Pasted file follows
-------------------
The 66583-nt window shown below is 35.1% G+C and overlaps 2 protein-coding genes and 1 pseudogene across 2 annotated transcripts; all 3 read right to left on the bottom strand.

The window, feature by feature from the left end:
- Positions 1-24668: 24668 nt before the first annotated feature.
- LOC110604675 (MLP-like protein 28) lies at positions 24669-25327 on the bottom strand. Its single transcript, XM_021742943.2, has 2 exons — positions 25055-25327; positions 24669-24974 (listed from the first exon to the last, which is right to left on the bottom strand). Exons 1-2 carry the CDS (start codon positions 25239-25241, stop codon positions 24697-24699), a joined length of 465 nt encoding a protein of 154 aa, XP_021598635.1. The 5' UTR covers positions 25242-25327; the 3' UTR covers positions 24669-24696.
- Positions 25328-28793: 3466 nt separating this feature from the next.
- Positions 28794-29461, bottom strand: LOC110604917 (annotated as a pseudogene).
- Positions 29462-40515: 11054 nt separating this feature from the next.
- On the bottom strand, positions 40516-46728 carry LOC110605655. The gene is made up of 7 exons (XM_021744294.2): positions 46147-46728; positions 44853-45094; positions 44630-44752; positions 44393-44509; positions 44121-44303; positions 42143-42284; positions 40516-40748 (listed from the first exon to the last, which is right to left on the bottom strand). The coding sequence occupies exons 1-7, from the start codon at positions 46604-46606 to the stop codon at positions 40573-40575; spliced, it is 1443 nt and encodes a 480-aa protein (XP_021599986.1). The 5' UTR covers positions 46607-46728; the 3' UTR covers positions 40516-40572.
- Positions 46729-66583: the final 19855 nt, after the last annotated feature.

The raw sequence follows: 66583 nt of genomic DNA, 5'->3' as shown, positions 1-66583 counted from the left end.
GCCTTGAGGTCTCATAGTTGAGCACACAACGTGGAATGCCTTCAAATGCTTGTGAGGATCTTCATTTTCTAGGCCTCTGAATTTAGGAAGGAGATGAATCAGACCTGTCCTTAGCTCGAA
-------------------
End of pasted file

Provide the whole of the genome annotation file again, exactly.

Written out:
The 66583-nt window shown below is 35.1% G+C and overlaps 2 protein-coding genes and 1 pseudogene across 2 annotated transcripts; all 3 read right to left on the bottom strand.

The window, feature by feature from the left end:
- Positions 1-24668: 24668 nt before the first annotated feature.
- LOC110604675 (MLP-like protein 28) lies at positions 24669-25327 on the bottom strand. Its single transcript, XM_021742943.2, has 2 exons — positions 25055-25327; positions 24669-24974 (listed from the first exon to the last, which is right to left on the bottom strand). Exons 1-2 carry the CDS (start codon positions 25239-25241, stop codon positions 24697-24699), a joined length of 465 nt encoding a protein of 154 aa, XP_021598635.1. The 5' UTR covers positions 25242-25327; the 3' UTR covers positions 24669-24696.
- Positions 25328-28793: 3466 nt separating this feature from the next.
- Positions 28794-29461, bottom strand: LOC110604917 (annotated as a pseudogene).
- Positions 29462-40515: 11054 nt separating this feature from the next.
- On the bottom strand, positions 40516-46728 carry LOC110605655. The gene is made up of 7 exons (XM_021744294.2): positions 46147-46728; positions 44853-45094; positions 44630-44752; positions 44393-44509; positions 44121-44303; positions 42143-42284; positions 40516-40748 (listed from the first exon to the last, which is right to left on the bottom strand). The coding sequence occupies exons 1-7, from the start codon at positions 46604-46606 to the stop codon at positions 40573-40575; spliced, it is 1443 nt and encodes a 480-aa protein (XP_021599986.1). The 5' UTR covers positions 46607-46728; the 3' UTR covers positions 40516-40572.
- Positions 46729-66583: the final 19855 nt, after the last annotated feature.

The raw sequence follows: 66583 nt of genomic DNA, 5'->3' as shown, positions 1-66583 counted from the left end.
GCCTTGAGGTCTCATAGTTGAGCACACAACGTGGAATGCCTTCAAATGCTTGTGAGGATCTTCATTTTCTAGGCCTCTGAATTTAGGAAGGAGATGAATCAGACCTGTCCTTAGCTCGAA